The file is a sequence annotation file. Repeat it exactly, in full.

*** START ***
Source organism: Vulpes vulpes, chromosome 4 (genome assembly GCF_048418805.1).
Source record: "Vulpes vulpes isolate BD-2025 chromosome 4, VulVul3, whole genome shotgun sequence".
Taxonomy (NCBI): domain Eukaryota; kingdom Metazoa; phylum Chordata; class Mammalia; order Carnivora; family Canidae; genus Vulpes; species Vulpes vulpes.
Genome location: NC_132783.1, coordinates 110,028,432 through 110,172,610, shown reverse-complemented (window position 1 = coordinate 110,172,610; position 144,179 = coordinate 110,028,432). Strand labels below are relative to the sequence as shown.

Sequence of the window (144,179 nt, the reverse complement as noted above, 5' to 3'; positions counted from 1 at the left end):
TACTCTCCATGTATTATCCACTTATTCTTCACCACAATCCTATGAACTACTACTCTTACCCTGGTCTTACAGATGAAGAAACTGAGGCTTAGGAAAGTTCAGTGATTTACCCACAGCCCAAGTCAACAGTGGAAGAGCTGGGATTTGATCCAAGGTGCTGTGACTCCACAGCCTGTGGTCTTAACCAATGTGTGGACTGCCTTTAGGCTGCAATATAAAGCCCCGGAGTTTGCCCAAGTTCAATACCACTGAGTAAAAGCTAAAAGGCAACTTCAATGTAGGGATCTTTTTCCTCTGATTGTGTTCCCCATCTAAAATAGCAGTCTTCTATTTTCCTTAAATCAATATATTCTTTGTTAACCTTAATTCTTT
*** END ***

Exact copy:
Source organism: Vulpes vulpes, chromosome 4 (genome assembly GCF_048418805.1).
Source record: "Vulpes vulpes isolate BD-2025 chromosome 4, VulVul3, whole genome shotgun sequence".
Taxonomy (NCBI): domain Eukaryota; kingdom Metazoa; phylum Chordata; class Mammalia; order Carnivora; family Canidae; genus Vulpes; species Vulpes vulpes.
Genome location: NC_132783.1, coordinates 110,028,432 through 110,172,610, shown reverse-complemented (window position 1 = coordinate 110,172,610; position 144,179 = coordinate 110,028,432). Strand labels below are relative to the sequence as shown.

Sequence of the window (144,179 nt, the reverse complement as noted above, 5' to 3'; positions counted from 1 at the left end):
TACTCTCCATGTATTATCCACTTATTCTTCACCACAATCCTATGAACTACTACTCTTACCCTGGTCTTACAGATGAAGAAACTGAGGCTTAGGAAAGTTCAGTGATTTACCCACAGCCCAAGTCAACAGTGGAAGAGCTGGGATTTGATCCAAGGTGCTGTGACTCCACAGCCTGTGGTCTTAACCAATGTGTGGACTGCCTTTAGGCTGCAATATAAAGCCCCGGAGTTTGCCCAAGTTCAATACCACTGAGTAAAAGCTAAAAGGCAACTTCAATGTAGGGATCTTTTTCCTCTGATTGTGTTCCCCATCTAAAATAGCAGTCTTCTATTTTCCTTAAATCAATATATTCTTTGTTAACCTTAATTCTTT